TORTS: WRONGFUL DEATH: PRODUCTS LIABILITY: TOBACCO: CIVIL PROCEDURE: CLASS ACTIONS: ENGLE OPT OUT PLAINTIFF’S CLAIM BARRED BY STATUTE OF LIMITATIONS: OPT OUT WAS EFFECTIVE EVEN THOUGH PLAINTIFF HAD YET TO BE APPOINTED AS PERSONAL REPRESENTATIVE WHEN SHE EXECUTED IT: OPT OUT WAS NOT INEFFECTUAL BECAUSE IT DID NOT STATE THAT THE INDIVIDUAL SURVIVORS VOLUNTARILY AND KNOWINGLY RELINQUISHED THEIR INDIVIDUAL RIGHTS: OPT OUT WAS NOT INEFFECTUAL BECAUSE THE TRIAL COURT DID NOT ACKNOWLEDGE IT: OPT OUT WAS EFFECTIVE UPON FILING IT

Roughton v. R.J. Reynolds Tobacco Company, ___ So. 3d ___, 39 Fla. L. Weekly D55 (Fla. 1st DCA December 31, 2013)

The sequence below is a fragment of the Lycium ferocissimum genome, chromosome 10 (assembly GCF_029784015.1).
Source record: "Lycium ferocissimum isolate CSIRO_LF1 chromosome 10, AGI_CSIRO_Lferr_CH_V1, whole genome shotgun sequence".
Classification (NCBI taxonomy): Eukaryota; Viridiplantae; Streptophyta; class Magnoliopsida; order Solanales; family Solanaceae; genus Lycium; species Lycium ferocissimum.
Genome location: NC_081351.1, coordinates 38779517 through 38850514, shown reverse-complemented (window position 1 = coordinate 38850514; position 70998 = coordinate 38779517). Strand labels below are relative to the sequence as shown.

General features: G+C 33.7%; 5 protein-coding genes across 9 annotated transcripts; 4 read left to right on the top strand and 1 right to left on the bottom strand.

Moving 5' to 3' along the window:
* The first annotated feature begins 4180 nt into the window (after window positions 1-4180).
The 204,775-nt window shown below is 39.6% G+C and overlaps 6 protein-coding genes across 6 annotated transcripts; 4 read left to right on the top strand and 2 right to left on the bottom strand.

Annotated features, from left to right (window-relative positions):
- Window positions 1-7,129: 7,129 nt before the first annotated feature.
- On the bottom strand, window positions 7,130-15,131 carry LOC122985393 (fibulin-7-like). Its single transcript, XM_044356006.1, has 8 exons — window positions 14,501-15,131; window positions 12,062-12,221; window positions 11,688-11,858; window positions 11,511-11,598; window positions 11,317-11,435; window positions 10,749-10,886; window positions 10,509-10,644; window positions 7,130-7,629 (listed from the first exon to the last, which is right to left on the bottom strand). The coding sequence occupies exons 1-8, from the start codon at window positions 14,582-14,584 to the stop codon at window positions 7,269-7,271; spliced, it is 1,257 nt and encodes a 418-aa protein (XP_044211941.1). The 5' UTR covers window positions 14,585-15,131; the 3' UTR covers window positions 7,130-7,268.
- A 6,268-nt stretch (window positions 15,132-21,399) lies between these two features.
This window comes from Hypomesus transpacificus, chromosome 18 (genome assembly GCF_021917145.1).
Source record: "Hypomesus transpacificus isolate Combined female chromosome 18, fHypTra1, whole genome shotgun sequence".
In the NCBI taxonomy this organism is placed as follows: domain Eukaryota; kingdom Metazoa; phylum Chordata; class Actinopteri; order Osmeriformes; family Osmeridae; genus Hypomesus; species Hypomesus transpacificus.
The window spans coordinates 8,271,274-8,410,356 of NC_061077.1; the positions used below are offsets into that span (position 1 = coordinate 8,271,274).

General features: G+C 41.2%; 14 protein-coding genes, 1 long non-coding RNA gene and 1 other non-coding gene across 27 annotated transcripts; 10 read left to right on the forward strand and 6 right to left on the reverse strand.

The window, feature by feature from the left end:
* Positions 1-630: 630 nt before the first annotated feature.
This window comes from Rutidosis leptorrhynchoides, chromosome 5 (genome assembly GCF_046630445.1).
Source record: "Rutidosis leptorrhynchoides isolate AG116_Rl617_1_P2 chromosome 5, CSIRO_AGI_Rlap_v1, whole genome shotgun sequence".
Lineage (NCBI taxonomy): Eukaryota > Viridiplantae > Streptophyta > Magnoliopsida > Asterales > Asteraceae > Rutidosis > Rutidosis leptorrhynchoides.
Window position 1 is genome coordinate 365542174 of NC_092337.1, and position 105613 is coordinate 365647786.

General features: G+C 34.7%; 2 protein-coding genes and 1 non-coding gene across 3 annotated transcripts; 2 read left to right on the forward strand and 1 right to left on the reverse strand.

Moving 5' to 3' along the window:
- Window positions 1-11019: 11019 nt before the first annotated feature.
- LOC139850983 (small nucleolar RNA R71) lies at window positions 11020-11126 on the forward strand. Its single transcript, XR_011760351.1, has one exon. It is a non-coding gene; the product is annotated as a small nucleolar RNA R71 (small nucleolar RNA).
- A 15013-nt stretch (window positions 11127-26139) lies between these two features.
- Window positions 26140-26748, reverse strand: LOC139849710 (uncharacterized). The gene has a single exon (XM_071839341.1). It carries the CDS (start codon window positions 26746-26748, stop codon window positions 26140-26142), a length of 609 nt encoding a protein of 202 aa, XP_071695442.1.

The plaintiff, as the personal representative of her deceased husband’s estate, opted out of the Engle class action before the Florida Supreme Court issued its decision in the Engle case.  More than ten years after opting out of the class, the plaintiff filed an Engle progeny wrongful death action, which the trial court dismissed based upon the statute of limitations.  The appellate court affirmed.  The decision of the Florida Supreme Court in the Engle case did not reestablish the plaintiff as a class member.  The plaintiff’s opt out was effective even though she had not yet been appointed personal representative when she executed it.  Section 733.601, Florida Statutes, validates acts “beneficial to the estate” taken by a prospective personal representative after her appointment.  “The relevant question [was] whether the personal representative could have reasonably believed that opting out of the Engle class was beneficial to the estate at the time the opt-out notice was filed. . . .  Opting out did not itself cause the statute of limitations to run on the wrongful death action . . . .  The failure to file a timely, separate wrongful death action after opting out caused the problem.”  The court rejected the plaintiff’s contention that her opt out notice was ineffectual because it did not state that “the individual survivors voluntarily and knowingly relinquished their individual rights.”  In addition, the opt out was not ineffectual because the trial court did not acknowledge it.  “Both [Fla. R. Civ. P. 1.220(d)(2)] and the published notice ma[d]e clear that no order allowing a class member to opt out was required.  [The plaintiff’s] notice to opt out was effective upon filing.”